Up for a couple of value scatter plots before we call it a day? As is our custom, we've laid our performance results (based on the overall average performance from our game tests) along the Y axis and the cards' pricing (obtained from Newegg, when possible, or from the manufacturer's suggested e-tail price) along the X axis. The most desirable offerings will be the ones closest to the top left of the plot. The least desirable ones will be at the bottom right.
We can also compile a value scatter plot out of our 99th percentile frame time data. For consistency's sake, we've converted the frame times to frame rates, so desirable offerings are still at the top left.
No doubt about it, XFX demands a sizable premium for somewhat modest performance increases—perhaps not in the case of the 7850 Black, which underperformed due to a potential bug that's probably temporary, but definitely for the 7870 Black. $40 is a lot to pay for such a small jump over stock performance, and the fact that the card doesn't overclock as well as the reference model makes it even harder to recommend.
The XFX 7870 does have a couple of redeeming features. Its cooler, though ill-equipped for high overclocks, is much quieter than AMD's design at stock speeds. That might sweeten the deal for folks who care about noise levels—although we should point out that other cards with large, dual- or triple-fan coolers can be had for as little as $360. We haven't tested those, however. Also, there's the lifetime warranty to consider. XFX is one of very few vendors to offer that particular perk.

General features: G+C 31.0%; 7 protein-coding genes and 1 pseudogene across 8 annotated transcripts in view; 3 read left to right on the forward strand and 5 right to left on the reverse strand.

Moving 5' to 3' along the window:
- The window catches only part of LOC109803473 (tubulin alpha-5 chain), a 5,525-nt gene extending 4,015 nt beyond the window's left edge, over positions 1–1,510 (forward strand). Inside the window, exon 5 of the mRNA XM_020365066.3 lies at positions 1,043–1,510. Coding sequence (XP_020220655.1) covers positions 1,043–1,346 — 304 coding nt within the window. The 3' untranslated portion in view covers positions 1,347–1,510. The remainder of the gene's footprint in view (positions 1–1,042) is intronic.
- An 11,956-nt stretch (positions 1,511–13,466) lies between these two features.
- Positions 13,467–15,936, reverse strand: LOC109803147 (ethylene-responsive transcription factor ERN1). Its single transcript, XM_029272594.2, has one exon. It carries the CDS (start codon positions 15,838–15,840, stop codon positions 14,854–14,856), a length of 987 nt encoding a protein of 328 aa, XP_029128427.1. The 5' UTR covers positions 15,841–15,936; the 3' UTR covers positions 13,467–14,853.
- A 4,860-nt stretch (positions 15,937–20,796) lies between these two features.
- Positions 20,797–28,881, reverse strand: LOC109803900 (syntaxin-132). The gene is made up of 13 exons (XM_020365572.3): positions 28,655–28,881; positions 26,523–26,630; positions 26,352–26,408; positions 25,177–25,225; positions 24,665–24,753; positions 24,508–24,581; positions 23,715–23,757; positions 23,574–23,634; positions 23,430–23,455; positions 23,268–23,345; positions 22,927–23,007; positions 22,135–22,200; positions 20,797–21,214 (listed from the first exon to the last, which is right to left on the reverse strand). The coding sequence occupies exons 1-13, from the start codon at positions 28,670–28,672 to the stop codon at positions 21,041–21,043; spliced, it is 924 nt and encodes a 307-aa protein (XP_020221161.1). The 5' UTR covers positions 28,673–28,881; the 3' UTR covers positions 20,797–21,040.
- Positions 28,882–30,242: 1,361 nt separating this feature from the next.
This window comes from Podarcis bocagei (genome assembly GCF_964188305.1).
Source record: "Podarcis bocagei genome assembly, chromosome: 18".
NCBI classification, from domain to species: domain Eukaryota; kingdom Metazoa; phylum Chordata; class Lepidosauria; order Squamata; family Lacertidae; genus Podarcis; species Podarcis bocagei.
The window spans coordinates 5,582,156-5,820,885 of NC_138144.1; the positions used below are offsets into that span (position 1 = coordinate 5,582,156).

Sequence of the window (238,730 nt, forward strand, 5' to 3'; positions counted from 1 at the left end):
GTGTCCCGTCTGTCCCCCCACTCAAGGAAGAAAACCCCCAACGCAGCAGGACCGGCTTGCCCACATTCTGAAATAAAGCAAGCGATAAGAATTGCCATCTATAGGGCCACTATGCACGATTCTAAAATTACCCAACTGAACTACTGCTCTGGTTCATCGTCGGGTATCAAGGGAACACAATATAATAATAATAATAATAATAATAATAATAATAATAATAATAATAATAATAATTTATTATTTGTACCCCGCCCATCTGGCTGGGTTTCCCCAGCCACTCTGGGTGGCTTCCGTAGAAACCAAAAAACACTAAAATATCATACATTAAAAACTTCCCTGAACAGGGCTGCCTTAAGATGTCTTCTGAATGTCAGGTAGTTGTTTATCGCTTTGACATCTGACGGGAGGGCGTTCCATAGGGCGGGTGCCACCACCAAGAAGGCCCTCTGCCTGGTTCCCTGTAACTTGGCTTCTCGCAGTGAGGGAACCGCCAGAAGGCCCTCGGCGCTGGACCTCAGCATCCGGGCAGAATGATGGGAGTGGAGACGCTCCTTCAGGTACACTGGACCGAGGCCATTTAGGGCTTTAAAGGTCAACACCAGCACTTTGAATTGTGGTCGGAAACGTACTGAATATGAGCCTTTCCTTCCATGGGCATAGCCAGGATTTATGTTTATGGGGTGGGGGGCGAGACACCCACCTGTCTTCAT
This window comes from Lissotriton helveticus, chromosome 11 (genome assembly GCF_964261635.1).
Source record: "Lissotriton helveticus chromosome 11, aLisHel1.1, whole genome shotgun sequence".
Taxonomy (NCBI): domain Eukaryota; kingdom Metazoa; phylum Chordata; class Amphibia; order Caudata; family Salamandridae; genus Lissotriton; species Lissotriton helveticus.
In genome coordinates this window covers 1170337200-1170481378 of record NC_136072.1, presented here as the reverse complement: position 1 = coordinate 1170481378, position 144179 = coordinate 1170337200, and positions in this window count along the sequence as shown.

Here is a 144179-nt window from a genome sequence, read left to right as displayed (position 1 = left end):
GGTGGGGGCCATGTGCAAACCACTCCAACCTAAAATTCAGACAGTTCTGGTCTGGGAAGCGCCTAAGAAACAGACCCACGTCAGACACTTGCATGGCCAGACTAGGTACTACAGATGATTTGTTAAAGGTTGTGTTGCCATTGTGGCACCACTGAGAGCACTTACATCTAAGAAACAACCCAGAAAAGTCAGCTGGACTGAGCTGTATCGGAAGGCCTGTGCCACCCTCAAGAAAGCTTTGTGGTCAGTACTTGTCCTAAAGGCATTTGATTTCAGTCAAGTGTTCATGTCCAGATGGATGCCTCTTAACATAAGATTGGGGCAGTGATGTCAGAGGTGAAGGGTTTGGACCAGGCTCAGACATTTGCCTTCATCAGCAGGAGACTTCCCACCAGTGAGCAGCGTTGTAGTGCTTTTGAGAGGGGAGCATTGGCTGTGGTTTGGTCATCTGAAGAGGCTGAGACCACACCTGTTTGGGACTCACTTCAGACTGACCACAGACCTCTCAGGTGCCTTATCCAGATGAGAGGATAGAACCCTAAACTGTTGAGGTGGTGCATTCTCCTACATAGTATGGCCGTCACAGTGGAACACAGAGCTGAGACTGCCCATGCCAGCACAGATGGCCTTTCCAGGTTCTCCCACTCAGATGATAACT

Nevertheless, considering our past experience with XFX's Black Editions, I must confess to being a tad disappointed by these two cards. Even if you don't mind paying a premium, there are deal breakers in both cases: the 7870 cooler's inadequacy when it comes to overclocking, and the 7850's weird performance issues, which negate the benefits of its higher clock speeds in Battlefield 3, Crysis 2, and perhaps other titles.
If XFX can resolve the latter, the 7850 Black could be a tantalizing choice. We've seen in Arkham City and Skyrim that it comes awfully close to the stock Radeon HD 7870—and we've also seen that it overclocks effortlessly at the stock voltage, without its power consumption increasing a whole lot. $279 may not be cheap for a 7850, but it's definitely not bad for a card that can come so close to the $349 Radeon HD 7870. If it weren't for the (admittedly minor) performance issue we encountered, the 7850 Black would be an Editor's Choice for sure.
89 comments — Last by Krogoth at 5:13 AM on 04/09/12
|AMD's Radeon RX 580 and Radeon RX 570 graphics cards reviewedIteration marches on||162|
|Nvidia's GeForce GTX 1080 Ti graphics card reviewedI like big chips and I cannot lie||191|
|Where minimum-FPS figures mislead, frame-time analysis shinesA new way to go Inside the Second||249|
|Aorus' GeForce GTX 1080 Xtreme Edition 8G graphics card reviewedFlying high||29|
|The curtain comes up on AMD's Vega architectureRadeons get ready for the workloads of the future||156|
|Nvidia unveils its GTX 1050 and GTX 1050 Ti for laptopsThe pint-size Pascal empowers portable players||16|
|AMD opens up machine learning with Radeon InstinctVega lights the way||65|
|Radeon Software Crimson ReLive Edition: an overviewStream, capture, Chill||103|
|G.Skill KM560 MX keyboard drops the numpad||10|
|Rumor: Acer Triton 700 may use an unreleased Pascal GPU||24|
|Silverstone Vital VT02 could hold a Core i7 in under two liters||10|
|Galax and KFA2 induct the GTX 1080 Ti into the Hall of Fame||22|
|Acer's Aspire GX-281 lineup brings Ryzen to the masses||18|
|Deals of the week: discounts on CPUs, mobos, and more||10|
|Asetek gets $600,000 from Cooler Master in AIO cooler patent spat||20|
|Acer Predator Triton and Helios laptops are ready for serious play||16|
|Intel enjoys healthy revenue and profits for Q1 2017||30|